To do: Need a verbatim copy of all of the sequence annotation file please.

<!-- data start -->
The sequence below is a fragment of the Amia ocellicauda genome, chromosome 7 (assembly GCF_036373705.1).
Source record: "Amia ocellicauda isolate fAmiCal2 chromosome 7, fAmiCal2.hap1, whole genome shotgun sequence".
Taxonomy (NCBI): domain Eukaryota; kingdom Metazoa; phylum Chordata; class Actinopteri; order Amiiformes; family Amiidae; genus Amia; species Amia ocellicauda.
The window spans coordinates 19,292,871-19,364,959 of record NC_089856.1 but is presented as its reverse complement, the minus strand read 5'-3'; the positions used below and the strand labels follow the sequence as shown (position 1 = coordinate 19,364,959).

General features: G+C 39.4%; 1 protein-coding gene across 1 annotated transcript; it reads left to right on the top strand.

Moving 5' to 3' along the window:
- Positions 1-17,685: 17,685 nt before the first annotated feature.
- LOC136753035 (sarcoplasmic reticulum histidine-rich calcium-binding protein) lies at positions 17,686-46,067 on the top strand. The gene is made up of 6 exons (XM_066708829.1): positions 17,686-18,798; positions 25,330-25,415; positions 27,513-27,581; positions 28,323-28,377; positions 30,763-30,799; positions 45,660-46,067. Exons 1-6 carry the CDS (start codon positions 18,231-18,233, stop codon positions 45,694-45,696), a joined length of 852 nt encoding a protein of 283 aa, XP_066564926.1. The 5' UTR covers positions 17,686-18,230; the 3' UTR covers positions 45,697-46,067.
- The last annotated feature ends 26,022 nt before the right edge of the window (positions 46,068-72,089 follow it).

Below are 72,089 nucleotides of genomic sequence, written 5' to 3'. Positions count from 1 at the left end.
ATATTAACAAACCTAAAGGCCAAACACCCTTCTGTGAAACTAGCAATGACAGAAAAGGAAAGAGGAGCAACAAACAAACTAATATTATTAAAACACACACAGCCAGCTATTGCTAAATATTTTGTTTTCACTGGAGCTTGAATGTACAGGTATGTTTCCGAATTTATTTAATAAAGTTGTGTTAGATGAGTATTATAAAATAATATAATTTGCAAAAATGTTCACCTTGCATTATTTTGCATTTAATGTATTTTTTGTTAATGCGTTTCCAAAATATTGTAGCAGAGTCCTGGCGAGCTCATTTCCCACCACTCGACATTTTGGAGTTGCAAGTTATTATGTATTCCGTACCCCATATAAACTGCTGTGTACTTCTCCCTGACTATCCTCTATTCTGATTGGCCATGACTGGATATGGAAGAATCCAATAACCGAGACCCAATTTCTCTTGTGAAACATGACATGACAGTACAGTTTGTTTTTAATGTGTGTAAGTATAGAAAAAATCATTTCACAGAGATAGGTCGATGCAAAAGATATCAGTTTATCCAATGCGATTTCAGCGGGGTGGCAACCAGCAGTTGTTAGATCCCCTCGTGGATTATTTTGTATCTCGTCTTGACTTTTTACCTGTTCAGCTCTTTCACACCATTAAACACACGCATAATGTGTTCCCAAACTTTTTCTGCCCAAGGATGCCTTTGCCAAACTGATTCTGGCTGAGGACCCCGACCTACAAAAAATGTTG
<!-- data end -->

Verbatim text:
The sequence below is a fragment of the Amia ocellicauda genome, chromosome 7 (assembly GCF_036373705.1).
Source record: "Amia ocellicauda isolate fAmiCal2 chromosome 7, fAmiCal2.hap1, whole genome shotgun sequence".
Taxonomy (NCBI): domain Eukaryota; kingdom Metazoa; phylum Chordata; class Actinopteri; order Amiiformes; family Amiidae; genus Amia; species Amia ocellicauda.
The window spans coordinates 19,292,871-19,364,959 of record NC_089856.1 but is presented as its reverse complement, the minus strand read 5'-3'; the positions used below and the strand labels follow the sequence as shown (position 1 = coordinate 19,364,959).

General features: G+C 39.4%; 1 protein-coding gene across 1 annotated transcript; it reads left to right on the top strand.

Moving 5' to 3' along the window:
- Positions 1-17,685: 17,685 nt before the first annotated feature.
- LOC136753035 (sarcoplasmic reticulum histidine-rich calcium-binding protein) lies at positions 17,686-46,067 on the top strand. The gene is made up of 6 exons (XM_066708829.1): positions 17,686-18,798; positions 25,330-25,415; positions 27,513-27,581; positions 28,323-28,377; positions 30,763-30,799; positions 45,660-46,067. Exons 1-6 carry the CDS (start codon positions 18,231-18,233, stop codon positions 45,694-45,696), a joined length of 852 nt encoding a protein of 283 aa, XP_066564926.1. The 5' UTR covers positions 17,686-18,230; the 3' UTR covers positions 45,697-46,067.
- The last annotated feature ends 26,022 nt before the right edge of the window (positions 46,068-72,089 follow it).

Below are 72,089 nucleotides of genomic sequence, written 5' to 3'. Positions count from 1 at the left end.
ATATTAACAAACCTAAAGGCCAAACACCCTTCTGTGAAACTAGCAATGACAGAAAAGGAAAGAGGAGCAACAAACAAACTAATATTATTAAAACACACACAGCCAGCTATTGCTAAATATTTTGTTTTCACTGGAGCTTGAATGTACAGGTATGTTTCCGAATTTATTTAATAAAGTTGTGTTAGATGAGTATTATAAAATAATATAATTTGCAAAAATGTTCACCTTGCATTATTTTGCATTTAATGTATTTTTTGTTAATGCGTTTCCAAAATATTGTAGCAGAGTCCTGGCGAGCTCATTTCCCACCACTCGACATTTTGGAGTTGCAAGTTATTATGTATTCCGTACCCCATATAAACTGCTGTGTACTTCTCCCTGACTATCCTCTATTCTGATTGGCCATGACTGGATATGGAAGAATCCAATAACCGAGACCCAATTTCTCTTGTGAAACATGACATGACAGTACAGTTTGTTTTTAATGTGTGTAAGTATAGAAAAAATCATTTCACAGAGATAGGTCGATGCAAAAGATATCAGTTTATCCAATGCGATTTCAGCGGGGTGGCAACCAGCAGTTGTTAGATCCCCTCGTGGATTATTTTGTATCTCGTCTTGACTTTTTACCTGTTCAGCTCTTTCACACCATTAAACACACGCATAATGTGTTCCCAAACTTTTTCTGCCCAAGGATGCCTTTGCCAAACTGATTCTGGCTGAGGACCCCGACCTACAAAAAATGTTG